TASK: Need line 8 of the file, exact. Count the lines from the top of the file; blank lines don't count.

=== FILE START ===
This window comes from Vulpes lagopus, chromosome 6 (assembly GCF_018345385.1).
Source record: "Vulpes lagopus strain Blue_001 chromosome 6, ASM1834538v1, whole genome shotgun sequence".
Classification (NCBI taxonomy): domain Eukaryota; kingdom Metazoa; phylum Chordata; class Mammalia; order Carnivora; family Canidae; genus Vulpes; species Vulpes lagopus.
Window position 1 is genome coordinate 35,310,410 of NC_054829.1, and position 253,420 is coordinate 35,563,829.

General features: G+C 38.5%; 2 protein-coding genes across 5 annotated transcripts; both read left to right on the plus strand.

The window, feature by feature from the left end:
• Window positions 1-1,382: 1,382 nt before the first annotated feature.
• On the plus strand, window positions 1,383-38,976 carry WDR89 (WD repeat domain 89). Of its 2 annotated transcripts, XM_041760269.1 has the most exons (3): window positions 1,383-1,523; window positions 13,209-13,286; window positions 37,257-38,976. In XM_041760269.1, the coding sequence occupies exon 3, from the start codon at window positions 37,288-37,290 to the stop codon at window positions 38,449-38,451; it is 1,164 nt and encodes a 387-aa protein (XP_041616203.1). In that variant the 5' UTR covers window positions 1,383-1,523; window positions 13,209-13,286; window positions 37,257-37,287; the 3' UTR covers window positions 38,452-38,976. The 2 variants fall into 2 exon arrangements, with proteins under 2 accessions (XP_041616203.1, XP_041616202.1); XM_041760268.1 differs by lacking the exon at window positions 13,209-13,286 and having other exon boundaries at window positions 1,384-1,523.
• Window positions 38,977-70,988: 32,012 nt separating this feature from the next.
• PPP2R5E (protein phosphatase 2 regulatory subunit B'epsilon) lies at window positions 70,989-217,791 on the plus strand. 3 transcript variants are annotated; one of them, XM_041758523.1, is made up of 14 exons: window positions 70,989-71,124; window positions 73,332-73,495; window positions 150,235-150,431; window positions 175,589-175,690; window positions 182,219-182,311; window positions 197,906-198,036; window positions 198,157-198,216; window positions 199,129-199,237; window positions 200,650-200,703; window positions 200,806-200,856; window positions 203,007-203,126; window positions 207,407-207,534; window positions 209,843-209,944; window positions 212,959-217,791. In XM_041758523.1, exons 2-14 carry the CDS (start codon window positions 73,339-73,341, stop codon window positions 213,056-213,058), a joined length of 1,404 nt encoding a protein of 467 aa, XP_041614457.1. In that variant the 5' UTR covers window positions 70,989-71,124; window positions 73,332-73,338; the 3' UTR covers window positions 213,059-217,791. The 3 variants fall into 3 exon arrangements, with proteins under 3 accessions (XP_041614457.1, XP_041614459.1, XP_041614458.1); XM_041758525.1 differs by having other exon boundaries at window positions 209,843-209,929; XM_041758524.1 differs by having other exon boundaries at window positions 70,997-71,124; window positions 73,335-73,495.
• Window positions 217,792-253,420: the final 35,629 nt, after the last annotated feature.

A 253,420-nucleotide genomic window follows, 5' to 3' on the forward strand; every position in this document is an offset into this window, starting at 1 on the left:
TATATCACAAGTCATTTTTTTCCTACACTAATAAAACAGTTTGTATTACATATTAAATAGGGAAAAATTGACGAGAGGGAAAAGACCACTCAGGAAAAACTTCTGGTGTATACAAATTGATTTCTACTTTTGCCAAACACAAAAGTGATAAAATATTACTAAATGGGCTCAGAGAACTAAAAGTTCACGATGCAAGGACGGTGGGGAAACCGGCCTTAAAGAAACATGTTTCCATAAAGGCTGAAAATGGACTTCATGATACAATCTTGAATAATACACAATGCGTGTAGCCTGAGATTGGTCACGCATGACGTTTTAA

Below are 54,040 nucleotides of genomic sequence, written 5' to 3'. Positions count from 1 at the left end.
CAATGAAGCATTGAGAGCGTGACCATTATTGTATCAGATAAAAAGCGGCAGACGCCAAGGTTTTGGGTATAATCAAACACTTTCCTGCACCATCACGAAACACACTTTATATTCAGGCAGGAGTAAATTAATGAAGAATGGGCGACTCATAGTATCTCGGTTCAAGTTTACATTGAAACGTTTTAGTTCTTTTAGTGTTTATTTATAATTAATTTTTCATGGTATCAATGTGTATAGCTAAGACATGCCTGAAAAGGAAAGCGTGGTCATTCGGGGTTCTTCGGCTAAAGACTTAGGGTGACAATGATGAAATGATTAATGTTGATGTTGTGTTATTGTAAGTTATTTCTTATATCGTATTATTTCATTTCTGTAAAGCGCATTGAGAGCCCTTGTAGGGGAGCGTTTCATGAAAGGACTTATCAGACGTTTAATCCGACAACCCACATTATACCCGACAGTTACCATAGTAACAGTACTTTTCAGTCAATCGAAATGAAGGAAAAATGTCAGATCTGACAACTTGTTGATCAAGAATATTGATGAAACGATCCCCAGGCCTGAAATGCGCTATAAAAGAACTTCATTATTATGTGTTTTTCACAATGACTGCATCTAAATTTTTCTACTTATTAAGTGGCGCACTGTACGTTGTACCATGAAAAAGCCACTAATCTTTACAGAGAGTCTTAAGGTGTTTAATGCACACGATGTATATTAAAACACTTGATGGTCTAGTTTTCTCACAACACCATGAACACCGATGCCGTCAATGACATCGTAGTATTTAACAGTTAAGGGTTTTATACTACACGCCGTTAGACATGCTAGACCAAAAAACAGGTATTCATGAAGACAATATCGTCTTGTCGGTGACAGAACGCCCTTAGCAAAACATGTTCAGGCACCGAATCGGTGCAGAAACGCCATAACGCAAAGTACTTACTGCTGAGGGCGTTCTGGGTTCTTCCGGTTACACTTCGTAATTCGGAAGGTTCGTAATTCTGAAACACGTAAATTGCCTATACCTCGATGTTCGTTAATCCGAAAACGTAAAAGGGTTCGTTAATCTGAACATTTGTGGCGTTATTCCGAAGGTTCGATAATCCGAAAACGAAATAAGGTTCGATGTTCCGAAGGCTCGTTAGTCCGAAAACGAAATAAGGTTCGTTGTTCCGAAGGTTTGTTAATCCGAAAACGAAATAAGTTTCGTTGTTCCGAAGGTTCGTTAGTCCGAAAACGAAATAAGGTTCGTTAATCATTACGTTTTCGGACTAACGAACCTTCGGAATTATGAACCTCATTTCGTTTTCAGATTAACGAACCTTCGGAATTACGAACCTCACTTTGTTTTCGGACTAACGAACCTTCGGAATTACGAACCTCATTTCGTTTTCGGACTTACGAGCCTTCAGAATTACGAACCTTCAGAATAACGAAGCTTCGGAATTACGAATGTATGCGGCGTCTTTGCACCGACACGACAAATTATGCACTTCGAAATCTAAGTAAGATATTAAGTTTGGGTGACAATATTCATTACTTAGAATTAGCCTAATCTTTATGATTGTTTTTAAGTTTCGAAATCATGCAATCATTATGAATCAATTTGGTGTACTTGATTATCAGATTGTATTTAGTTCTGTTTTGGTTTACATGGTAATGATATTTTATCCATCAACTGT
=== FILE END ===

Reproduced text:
• On the plus strand, window positions 1,383-38,976 carry WDR89 (WD repeat domain 89). Of its 2 annotated transcripts, XM_041760269.1 has the most exons (3): window positions 1,383-1,523; window positions 13,209-13,286; window positions 37,257-38,976. In XM_041760269.1, the coding sequence occupies exon 3, from the start codon at window positions 37,288-37,290 to the stop codon at window positions 38,449-38,451; it is 1,164 nt and encodes a 387-aa protein (XP_041616203.1). In that variant the 5' UTR covers window positions 1,383-1,523; window positions 13,209-13,286; window positions 37,257-37,287; the 3' UTR covers window positions 38,452-38,976. The 2 variants fall into 2 exon arrangements, with proteins under 2 accessions (XP_041616203.1, XP_041616202.1); XM_041760268.1 differs by lacking the exon at window positions 13,209-13,286 and having other exon boundaries at window positions 1,384-1,523.